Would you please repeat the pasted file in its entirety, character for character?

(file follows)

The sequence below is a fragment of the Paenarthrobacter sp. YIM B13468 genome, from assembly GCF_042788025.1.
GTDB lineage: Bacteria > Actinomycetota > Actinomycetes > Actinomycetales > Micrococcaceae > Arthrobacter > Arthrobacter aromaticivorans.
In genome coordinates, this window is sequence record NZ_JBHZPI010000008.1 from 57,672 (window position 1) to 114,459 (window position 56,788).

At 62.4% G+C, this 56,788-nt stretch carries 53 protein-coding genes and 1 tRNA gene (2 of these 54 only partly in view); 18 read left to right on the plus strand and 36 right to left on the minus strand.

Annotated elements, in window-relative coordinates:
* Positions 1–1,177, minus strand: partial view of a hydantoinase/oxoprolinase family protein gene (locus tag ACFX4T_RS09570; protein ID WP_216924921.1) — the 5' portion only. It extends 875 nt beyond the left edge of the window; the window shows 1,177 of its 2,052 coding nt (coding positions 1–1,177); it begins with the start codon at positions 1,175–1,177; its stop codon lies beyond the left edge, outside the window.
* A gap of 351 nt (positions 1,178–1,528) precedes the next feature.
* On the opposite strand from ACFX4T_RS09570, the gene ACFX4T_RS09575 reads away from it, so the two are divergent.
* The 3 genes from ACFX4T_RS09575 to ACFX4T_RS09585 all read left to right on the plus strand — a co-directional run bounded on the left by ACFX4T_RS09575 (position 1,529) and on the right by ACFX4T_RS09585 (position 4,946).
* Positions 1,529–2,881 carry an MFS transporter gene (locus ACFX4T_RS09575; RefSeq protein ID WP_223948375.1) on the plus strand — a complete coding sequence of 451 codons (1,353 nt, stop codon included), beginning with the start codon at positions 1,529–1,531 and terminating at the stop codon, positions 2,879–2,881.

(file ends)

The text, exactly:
The sequence below is a fragment of the Paenarthrobacter sp. YIM B13468 genome, from assembly GCF_042788025.1.
GTDB lineage: Bacteria > Actinomycetota > Actinomycetes > Actinomycetales > Micrococcaceae > Arthrobacter > Arthrobacter aromaticivorans.
In genome coordinates, this window is sequence record NZ_JBHZPI010000008.1 from 57,672 (window position 1) to 114,459 (window position 56,788).

At 62.4% G+C, this 56,788-nt stretch carries 53 protein-coding genes and 1 tRNA gene (2 of these 54 only partly in view); 18 read left to right on the plus strand and 36 right to left on the minus strand.

Annotated elements, in window-relative coordinates:
* Positions 1–1,177, minus strand: partial view of a hydantoinase/oxoprolinase family protein gene (locus tag ACFX4T_RS09570; protein ID WP_216924921.1) — the 5' portion only. It extends 875 nt beyond the left edge of the window; the window shows 1,177 of its 2,052 coding nt (coding positions 1–1,177); it begins with the start codon at positions 1,175–1,177; its stop codon lies beyond the left edge, outside the window.
* A gap of 351 nt (positions 1,178–1,528) precedes the next feature.
* On the opposite strand from ACFX4T_RS09570, the gene ACFX4T_RS09575 reads away from it, so the two are divergent.
* The 3 genes from ACFX4T_RS09575 to ACFX4T_RS09585 all read left to right on the plus strand — a co-directional run bounded on the left by ACFX4T_RS09575 (position 1,529) and on the right by ACFX4T_RS09585 (position 4,946).
* Positions 1,529–2,881 carry an MFS transporter gene (locus ACFX4T_RS09575; RefSeq protein ID WP_223948375.1) on the plus strand — a complete coding sequence of 451 codons (1,353 nt, stop codon included), beginning with the start codon at positions 1,529–1,531 and terminating at the stop codon, positions 2,879–2,881.